SGHS pupil gains Cambridge spot

Southland Girls' High School pupil and Cambridge University scholar Harri Pickett.

CAMBRIDGE University is so close but so far for Southland Girls’ High School (SGHS)
pupil Harri Pickett.

The young 15-year-old, Year 12 pupil has received a partial scholarship to attend the
prestigious university’s Immerse Education Summer Programme to study medicine.

However, raising $10,000 in just a few weeks is the only barrier standing in her way.

Her long-term goal is to be accepted as a full-time student at the university. She was hoping the scholarship would be a platform to open doors for the future.

Acceptance to the university was an achievement in itself.

Harri said she had held the dream of attending the England campus for many years and focused completing a world-class education there.

“I cannot remember when I didn’t want to study there.’’

The scholarship was an opportunity to gain knowledge and skills for the future.

SGHS principal Yvonne Browning said Harri’s location had not prevented her from being
successful nor believed a New Zealand-based education was a barrier for those who wanted to attend universities in other nations.

‘‘She is living proof you don’t have to be in a certain part of the world to be successful…
Invercargill students, if they’re motivated and intelligent, they too can reach those dizzy heights and gain access to a Cambridge University programme.’’

Harri’s academic achievement level was one year ahead of most pupils her age and she achieved the top SGHS Year 11 pupil award in 2021.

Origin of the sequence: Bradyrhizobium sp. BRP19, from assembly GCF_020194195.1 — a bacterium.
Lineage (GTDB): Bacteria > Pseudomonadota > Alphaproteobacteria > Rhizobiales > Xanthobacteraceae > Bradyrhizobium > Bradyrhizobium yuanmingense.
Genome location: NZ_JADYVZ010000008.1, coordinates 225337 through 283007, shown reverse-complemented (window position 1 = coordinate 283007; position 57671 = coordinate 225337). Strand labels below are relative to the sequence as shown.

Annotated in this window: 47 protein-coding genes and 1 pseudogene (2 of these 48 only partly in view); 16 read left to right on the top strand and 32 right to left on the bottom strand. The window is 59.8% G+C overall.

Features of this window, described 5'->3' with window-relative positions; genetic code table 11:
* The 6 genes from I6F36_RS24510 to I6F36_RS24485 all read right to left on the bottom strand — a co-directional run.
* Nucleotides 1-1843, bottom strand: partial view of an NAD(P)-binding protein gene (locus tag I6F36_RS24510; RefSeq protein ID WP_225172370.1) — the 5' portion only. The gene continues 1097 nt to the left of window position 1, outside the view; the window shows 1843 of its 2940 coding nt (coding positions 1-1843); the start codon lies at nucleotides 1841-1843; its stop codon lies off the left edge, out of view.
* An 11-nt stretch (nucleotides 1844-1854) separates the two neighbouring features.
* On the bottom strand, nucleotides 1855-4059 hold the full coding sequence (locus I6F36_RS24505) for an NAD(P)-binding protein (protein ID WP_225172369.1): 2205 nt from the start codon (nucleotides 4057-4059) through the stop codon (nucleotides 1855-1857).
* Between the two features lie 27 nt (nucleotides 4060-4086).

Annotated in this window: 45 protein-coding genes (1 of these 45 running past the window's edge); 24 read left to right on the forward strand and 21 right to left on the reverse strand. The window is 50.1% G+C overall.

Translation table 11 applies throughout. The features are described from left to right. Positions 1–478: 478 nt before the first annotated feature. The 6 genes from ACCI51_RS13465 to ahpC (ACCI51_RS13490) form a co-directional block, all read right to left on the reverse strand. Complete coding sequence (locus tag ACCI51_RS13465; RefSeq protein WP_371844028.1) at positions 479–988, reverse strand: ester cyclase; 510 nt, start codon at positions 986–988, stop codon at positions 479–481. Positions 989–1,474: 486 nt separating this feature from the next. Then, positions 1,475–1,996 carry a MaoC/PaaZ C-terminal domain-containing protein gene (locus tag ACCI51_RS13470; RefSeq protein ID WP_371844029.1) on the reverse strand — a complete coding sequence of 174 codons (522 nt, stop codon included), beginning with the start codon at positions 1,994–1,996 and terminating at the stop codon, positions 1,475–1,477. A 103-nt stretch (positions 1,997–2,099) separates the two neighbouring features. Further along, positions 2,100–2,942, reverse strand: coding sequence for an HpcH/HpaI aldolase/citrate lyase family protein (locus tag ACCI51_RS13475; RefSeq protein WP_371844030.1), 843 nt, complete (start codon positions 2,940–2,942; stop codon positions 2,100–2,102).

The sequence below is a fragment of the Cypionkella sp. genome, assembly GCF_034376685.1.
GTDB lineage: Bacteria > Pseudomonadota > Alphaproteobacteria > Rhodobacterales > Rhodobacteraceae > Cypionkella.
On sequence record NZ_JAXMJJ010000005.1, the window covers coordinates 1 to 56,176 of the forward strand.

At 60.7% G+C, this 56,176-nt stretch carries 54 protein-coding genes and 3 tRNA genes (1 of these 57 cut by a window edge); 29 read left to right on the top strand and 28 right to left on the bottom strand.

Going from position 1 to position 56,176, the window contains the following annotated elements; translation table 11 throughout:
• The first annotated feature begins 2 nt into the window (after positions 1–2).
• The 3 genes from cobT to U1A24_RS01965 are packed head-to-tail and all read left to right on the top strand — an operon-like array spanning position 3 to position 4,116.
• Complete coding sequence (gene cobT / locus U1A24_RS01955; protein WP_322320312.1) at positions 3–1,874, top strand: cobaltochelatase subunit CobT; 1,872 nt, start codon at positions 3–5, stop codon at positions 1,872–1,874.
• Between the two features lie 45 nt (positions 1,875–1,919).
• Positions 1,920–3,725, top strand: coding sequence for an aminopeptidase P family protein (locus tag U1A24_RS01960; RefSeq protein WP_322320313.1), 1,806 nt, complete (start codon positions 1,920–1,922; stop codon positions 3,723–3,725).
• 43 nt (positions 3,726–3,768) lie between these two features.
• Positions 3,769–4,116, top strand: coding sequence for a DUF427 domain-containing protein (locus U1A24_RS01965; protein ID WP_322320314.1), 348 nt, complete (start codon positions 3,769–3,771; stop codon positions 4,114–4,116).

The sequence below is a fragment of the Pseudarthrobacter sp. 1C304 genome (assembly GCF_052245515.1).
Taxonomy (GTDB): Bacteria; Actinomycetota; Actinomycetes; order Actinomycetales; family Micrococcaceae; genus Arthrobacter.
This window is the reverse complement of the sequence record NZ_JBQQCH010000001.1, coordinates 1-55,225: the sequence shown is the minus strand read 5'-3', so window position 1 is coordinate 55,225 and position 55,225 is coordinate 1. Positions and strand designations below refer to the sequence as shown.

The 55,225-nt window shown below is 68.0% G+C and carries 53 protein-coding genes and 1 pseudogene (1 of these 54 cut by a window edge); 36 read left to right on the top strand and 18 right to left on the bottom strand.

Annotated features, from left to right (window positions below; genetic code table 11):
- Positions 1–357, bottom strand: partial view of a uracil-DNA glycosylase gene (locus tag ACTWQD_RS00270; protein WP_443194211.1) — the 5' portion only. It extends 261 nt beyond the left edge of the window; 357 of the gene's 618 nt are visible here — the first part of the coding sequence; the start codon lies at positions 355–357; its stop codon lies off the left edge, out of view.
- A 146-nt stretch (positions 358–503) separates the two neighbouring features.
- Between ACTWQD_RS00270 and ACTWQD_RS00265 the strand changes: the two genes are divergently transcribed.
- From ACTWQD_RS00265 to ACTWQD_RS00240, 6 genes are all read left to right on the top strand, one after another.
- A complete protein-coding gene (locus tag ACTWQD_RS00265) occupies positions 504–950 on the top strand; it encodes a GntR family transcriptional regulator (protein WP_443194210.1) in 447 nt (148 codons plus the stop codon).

Mrs Browning had filed an application for some limited funding on Harri’s behalf, but
she would need more to provide all that was needed to achieve the dream she has had since she was 10 years old.

‘‘I would encourage the businesses and people to get behind Harri. They will feel
proud they actually contributed to a girl that is on her path to greater things.’’

Mrs Browning was convinced Harri would achieve her dream.

‘‘When she leaves us [SGHS] she’s going to Cambridge — there’s no two ways about that.

‘‘She’s just fascinated by it all (bio-science).’’

Miss Pickett said she had always maintained her interest in biology and medicine studies. The scholarship would build on her goals for the future.

Simply having the scholarship listed on her resume brought kudos.

Finding the funds to attend had been proving to be a bigger challenge than she first imagined with many of the usual grant providers declining fund allocations to individual academics.

She did have part-time work but it was likely to not meet the $10,000 fees she would need to find to cover her flights and other costs.

Her mother had been really supportive of her, but her father did not know as she wanted to surprise him when she knew she was definitely going.

Full-time work was not an option for her as she was still attending school as well as doing volunteer work towards her Duke of Edinburgh Gold Award.